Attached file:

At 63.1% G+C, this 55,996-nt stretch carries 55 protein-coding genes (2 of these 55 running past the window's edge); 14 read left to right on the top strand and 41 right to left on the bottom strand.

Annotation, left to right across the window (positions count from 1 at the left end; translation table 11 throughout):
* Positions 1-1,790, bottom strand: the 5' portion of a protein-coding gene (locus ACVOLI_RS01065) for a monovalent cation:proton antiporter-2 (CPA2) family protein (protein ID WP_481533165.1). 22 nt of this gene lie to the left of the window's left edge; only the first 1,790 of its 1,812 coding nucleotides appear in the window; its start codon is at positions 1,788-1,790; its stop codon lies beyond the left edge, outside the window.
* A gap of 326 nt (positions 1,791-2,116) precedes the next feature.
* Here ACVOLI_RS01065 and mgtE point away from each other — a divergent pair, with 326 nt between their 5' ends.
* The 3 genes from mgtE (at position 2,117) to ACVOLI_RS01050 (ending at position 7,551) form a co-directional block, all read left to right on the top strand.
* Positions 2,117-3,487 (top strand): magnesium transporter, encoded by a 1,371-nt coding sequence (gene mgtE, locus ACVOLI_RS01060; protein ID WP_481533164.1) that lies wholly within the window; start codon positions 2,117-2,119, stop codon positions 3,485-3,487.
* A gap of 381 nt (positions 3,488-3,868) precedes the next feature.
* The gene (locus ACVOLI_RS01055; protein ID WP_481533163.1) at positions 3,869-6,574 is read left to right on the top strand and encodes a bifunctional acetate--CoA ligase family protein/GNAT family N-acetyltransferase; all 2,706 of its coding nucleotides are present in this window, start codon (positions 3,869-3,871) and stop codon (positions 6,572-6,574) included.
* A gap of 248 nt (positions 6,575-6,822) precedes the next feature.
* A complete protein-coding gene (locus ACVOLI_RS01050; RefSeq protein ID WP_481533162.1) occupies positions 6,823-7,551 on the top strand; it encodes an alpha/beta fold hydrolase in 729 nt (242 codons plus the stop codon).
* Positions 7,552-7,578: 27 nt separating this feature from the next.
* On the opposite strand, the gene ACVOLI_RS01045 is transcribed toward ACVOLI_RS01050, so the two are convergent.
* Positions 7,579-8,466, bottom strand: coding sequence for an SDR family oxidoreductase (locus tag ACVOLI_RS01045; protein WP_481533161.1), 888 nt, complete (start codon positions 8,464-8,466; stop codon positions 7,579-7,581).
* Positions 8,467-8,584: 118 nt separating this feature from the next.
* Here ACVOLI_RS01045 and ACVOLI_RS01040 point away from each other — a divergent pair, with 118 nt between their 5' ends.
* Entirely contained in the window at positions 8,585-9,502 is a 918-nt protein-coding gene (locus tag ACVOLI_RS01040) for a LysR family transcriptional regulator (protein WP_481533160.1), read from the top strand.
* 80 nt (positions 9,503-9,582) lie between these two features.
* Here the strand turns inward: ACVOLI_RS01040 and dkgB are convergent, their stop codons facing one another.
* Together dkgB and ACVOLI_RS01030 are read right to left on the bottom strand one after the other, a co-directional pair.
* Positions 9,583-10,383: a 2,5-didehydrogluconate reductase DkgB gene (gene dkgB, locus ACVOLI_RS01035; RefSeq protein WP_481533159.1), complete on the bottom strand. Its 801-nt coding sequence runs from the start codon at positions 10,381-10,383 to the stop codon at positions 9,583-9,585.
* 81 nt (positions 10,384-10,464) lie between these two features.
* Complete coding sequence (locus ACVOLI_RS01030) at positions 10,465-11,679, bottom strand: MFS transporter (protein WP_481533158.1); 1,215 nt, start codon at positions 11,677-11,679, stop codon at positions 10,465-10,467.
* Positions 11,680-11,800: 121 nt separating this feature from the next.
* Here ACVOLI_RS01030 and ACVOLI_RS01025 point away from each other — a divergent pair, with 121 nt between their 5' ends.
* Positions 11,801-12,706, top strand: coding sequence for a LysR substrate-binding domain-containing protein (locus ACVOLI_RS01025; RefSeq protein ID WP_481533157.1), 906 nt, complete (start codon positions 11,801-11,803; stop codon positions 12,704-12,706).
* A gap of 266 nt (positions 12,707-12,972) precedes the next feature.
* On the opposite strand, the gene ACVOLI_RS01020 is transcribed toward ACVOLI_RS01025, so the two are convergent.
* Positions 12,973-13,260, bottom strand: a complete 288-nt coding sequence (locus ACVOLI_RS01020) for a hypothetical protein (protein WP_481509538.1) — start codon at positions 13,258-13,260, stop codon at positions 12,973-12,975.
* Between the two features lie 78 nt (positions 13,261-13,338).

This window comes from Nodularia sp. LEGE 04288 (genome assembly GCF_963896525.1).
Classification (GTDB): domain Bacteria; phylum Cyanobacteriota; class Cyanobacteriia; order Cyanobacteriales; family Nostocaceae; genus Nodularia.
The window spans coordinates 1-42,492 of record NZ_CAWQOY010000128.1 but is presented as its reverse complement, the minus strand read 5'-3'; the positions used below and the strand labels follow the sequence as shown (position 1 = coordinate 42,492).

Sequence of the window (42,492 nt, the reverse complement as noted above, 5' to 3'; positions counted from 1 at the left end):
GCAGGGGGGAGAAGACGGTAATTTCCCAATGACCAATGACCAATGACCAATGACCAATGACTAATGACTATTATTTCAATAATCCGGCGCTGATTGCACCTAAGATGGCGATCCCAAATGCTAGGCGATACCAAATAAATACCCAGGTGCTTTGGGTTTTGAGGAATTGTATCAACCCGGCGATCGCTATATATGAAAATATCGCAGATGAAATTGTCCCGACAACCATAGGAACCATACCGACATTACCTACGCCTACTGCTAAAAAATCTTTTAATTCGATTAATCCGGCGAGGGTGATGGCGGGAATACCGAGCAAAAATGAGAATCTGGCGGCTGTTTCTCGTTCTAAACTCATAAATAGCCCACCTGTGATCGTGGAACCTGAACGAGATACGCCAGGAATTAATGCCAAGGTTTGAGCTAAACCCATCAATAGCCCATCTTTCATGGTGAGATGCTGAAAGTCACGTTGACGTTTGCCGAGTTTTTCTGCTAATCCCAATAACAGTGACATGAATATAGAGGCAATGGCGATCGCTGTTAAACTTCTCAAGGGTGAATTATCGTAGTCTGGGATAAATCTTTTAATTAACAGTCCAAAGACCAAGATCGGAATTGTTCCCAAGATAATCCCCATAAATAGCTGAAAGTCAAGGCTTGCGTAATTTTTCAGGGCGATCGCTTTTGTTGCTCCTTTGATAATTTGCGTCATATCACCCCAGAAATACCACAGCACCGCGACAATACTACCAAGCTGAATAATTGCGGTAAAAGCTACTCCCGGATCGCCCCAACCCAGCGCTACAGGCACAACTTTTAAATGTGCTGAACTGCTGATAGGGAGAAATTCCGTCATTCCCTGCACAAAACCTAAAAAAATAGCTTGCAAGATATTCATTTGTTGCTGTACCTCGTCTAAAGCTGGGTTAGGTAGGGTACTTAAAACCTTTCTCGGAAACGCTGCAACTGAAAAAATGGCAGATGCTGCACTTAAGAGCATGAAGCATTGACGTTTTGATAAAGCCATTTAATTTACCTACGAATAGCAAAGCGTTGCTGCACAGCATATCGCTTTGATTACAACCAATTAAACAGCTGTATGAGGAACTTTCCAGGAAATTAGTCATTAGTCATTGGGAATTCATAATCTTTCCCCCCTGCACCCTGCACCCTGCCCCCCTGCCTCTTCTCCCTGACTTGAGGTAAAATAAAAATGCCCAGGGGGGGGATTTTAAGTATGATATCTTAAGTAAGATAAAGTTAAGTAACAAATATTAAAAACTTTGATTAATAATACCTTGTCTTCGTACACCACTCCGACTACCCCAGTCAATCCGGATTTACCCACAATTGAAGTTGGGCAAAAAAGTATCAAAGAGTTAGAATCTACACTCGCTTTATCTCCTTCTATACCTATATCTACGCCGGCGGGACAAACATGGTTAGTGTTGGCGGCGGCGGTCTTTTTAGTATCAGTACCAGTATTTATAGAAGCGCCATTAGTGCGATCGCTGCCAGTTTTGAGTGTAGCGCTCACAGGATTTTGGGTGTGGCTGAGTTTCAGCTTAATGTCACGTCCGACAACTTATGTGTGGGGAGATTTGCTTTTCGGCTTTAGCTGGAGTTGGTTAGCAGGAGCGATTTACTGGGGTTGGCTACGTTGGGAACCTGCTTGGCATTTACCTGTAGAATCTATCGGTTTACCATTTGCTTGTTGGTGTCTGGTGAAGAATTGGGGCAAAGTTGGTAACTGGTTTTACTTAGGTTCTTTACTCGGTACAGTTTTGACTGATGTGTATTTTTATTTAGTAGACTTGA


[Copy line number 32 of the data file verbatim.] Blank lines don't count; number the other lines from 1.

Classification (GTDB): domain Bacteria; phylum Cyanobacteriota; class Cyanobacteriia; order Cyanobacteriales; family Nostocaceae; genus Nodularia.